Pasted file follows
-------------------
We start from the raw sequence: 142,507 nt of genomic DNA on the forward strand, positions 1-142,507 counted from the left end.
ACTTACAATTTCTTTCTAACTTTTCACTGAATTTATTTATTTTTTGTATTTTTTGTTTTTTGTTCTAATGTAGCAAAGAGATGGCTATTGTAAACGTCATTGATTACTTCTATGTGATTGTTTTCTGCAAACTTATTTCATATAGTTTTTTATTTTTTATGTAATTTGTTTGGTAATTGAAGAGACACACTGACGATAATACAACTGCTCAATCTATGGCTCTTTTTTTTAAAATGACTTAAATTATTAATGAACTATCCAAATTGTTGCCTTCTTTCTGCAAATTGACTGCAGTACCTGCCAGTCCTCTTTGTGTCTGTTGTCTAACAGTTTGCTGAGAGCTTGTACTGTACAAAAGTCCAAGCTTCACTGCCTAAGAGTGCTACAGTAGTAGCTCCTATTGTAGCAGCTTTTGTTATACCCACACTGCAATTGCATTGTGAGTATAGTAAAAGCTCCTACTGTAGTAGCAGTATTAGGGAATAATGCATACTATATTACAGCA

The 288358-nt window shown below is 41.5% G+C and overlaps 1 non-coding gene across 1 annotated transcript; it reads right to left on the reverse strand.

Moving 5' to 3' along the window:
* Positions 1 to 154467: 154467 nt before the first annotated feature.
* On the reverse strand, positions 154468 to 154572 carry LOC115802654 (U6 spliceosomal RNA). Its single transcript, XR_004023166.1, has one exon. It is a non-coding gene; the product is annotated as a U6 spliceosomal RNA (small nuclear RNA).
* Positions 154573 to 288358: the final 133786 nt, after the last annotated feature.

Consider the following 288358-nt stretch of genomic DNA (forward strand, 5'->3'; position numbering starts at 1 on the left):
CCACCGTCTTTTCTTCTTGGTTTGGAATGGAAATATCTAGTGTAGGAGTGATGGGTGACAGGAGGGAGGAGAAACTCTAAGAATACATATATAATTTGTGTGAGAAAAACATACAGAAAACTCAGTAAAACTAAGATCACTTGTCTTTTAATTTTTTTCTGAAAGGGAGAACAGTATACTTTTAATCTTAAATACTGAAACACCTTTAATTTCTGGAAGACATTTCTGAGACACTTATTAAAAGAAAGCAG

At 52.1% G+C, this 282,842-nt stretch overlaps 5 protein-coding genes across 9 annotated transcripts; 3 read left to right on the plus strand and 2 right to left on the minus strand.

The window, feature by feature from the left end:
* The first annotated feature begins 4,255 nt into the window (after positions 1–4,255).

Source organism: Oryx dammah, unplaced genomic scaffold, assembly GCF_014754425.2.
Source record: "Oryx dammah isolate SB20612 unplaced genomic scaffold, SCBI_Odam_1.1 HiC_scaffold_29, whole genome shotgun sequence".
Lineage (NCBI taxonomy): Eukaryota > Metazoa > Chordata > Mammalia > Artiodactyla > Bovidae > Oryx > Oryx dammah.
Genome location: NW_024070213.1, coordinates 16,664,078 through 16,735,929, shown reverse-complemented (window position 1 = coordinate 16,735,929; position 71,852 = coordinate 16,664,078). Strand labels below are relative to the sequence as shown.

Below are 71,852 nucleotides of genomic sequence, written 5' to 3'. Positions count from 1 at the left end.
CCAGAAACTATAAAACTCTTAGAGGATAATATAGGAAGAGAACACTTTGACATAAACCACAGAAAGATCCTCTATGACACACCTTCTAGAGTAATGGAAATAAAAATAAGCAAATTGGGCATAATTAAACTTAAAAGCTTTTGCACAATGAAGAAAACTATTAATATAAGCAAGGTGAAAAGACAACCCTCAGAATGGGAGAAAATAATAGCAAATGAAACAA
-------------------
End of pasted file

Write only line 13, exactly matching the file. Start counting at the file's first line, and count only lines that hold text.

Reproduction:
Source organism: Oryx dammah, unplaced genomic scaffold, assembly GCF_014754425.2.